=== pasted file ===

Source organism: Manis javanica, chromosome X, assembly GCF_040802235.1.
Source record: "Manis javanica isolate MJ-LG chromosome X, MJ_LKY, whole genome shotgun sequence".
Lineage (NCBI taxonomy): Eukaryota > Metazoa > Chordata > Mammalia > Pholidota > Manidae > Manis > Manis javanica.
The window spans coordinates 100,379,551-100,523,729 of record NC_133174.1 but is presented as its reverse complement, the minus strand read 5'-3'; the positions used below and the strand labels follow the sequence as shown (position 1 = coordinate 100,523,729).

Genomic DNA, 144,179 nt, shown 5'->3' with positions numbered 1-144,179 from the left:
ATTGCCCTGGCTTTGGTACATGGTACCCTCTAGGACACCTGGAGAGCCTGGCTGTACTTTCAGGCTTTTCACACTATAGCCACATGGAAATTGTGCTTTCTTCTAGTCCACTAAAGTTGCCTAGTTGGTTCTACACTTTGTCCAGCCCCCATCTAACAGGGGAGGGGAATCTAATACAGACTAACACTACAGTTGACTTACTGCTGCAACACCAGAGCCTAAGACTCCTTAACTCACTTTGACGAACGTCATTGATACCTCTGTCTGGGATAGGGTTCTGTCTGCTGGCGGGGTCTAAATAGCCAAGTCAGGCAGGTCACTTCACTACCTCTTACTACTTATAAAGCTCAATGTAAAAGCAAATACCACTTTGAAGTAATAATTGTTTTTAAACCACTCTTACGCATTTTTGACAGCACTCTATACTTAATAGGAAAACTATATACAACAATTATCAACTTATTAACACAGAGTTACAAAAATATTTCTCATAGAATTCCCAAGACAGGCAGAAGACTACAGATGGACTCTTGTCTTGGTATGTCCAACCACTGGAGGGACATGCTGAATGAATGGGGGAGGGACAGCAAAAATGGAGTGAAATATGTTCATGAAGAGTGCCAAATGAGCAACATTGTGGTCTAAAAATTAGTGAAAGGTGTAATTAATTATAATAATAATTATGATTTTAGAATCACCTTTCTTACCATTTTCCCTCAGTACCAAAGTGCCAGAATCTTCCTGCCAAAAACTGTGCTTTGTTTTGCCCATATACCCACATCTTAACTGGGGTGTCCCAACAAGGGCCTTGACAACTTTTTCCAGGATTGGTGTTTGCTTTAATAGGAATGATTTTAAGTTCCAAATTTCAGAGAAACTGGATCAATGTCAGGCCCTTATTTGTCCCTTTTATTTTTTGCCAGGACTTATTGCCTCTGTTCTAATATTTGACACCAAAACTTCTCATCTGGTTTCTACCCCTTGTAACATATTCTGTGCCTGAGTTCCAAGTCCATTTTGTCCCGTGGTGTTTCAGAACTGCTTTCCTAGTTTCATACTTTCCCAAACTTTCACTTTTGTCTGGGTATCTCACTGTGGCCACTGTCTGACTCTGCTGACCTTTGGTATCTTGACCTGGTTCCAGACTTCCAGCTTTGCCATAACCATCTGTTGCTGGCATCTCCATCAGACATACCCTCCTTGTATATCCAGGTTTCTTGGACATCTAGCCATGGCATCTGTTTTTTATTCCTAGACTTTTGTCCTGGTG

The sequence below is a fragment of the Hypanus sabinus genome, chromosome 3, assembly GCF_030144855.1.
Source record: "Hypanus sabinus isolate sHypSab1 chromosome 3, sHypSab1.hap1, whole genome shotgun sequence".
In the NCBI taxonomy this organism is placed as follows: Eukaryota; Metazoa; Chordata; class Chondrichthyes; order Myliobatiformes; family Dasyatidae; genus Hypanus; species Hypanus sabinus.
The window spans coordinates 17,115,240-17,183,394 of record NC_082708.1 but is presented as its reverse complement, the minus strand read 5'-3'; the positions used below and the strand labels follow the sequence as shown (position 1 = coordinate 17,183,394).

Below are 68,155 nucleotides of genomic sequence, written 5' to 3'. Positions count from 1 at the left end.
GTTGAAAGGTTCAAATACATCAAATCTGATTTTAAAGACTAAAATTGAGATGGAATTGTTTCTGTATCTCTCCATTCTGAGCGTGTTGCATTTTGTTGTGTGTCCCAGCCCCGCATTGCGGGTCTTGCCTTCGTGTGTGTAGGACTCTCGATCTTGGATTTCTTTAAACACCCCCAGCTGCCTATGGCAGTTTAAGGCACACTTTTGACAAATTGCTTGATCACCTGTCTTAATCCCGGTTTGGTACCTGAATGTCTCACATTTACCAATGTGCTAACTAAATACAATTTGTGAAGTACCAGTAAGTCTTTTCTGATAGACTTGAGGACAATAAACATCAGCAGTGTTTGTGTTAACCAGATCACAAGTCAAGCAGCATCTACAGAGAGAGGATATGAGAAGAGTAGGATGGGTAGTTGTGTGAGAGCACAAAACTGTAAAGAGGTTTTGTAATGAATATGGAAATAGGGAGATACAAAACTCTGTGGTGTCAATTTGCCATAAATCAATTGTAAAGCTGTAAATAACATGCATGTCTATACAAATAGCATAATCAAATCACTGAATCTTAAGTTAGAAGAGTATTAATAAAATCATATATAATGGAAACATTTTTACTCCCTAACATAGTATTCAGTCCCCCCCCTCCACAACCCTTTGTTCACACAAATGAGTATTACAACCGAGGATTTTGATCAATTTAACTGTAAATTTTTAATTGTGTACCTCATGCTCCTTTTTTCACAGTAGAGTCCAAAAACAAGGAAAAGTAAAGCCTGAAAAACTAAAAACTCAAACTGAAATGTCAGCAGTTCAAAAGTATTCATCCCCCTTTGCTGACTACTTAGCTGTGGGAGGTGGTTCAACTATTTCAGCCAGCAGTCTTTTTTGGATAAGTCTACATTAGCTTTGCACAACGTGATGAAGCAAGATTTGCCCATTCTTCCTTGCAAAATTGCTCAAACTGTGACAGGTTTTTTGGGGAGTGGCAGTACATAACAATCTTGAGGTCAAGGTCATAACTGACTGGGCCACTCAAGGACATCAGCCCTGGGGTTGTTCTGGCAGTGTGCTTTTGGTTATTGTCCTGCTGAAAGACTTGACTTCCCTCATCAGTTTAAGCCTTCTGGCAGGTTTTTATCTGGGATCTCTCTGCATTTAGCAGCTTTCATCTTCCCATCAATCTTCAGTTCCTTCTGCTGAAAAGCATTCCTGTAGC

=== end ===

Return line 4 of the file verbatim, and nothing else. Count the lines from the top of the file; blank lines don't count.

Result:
The window spans coordinates 100,379,551-100,523,729 of record NC_133174.1 but is presented as its reverse complement, the minus strand read 5'-3'; the positions used below and the strand labels follow the sequence as shown (position 1 = coordinate 100,523,729).